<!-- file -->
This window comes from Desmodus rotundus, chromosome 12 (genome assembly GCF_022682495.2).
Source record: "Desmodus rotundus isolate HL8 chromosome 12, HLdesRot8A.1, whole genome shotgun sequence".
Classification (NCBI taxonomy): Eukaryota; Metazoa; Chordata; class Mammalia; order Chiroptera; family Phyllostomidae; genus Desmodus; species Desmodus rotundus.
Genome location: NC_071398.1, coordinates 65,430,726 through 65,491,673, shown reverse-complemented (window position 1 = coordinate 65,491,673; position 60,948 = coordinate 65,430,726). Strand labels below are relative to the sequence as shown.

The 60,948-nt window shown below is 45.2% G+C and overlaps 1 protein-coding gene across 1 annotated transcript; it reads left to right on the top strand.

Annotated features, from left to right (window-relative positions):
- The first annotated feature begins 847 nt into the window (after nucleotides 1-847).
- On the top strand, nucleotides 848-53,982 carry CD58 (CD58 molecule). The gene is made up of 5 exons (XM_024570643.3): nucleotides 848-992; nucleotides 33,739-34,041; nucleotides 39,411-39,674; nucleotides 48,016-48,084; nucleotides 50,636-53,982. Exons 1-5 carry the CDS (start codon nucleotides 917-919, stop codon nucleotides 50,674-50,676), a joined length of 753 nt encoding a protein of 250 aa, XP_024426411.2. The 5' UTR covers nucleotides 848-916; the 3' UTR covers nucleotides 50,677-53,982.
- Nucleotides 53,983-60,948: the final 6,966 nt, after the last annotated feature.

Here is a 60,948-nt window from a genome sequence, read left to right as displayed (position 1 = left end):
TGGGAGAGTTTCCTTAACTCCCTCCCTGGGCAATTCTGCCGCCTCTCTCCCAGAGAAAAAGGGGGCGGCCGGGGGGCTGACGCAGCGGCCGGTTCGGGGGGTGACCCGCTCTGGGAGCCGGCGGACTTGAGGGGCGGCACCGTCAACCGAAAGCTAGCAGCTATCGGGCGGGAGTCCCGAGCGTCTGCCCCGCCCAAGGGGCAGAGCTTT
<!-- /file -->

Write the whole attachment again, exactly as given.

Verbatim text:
This window comes from Desmodus rotundus, chromosome 12 (genome assembly GCF_022682495.2).
Source record: "Desmodus rotundus isolate HL8 chromosome 12, HLdesRot8A.1, whole genome shotgun sequence".
Classification (NCBI taxonomy): Eukaryota; Metazoa; Chordata; class Mammalia; order Chiroptera; family Phyllostomidae; genus Desmodus; species Desmodus rotundus.
Genome location: NC_071398.1, coordinates 65,430,726 through 65,491,673, shown reverse-complemented (window position 1 = coordinate 65,491,673; position 60,948 = coordinate 65,430,726). Strand labels below are relative to the sequence as shown.

The 60,948-nt window shown below is 45.2% G+C and overlaps 1 protein-coding gene across 1 annotated transcript; it reads left to right on the top strand.

Annotated features, from left to right (window-relative positions):
- The first annotated feature begins 847 nt into the window (after nucleotides 1-847).
- On the top strand, nucleotides 848-53,982 carry CD58 (CD58 molecule). The gene is made up of 5 exons (XM_024570643.3): nucleotides 848-992; nucleotides 33,739-34,041; nucleotides 39,411-39,674; nucleotides 48,016-48,084; nucleotides 50,636-53,982. Exons 1-5 carry the CDS (start codon nucleotides 917-919, stop codon nucleotides 50,674-50,676), a joined length of 753 nt encoding a protein of 250 aa, XP_024426411.2. The 5' UTR covers nucleotides 848-916; the 3' UTR covers nucleotides 50,677-53,982.
- Nucleotides 53,983-60,948: the final 6,966 nt, after the last annotated feature.

Here is a 60,948-nt window from a genome sequence, read left to right as displayed (position 1 = left end):
TGGGAGAGTTTCCTTAACTCCCTCCCTGGGCAATTCTGCCGCCTCTCTCCCAGAGAAAAAGGGGGCGGCCGGGGGGCTGACGCAGCGGCCGGTTCGGGGGGTGACCCGCTCTGGGAGCCGGCGGACTTGAGGGGCGGCACCGTCAACCGAAAGCTAGCAGCTATCGGGCGGGAGTCCCGAGCGTCTGCCCCGCCCAAGGGGCAGAGCTTT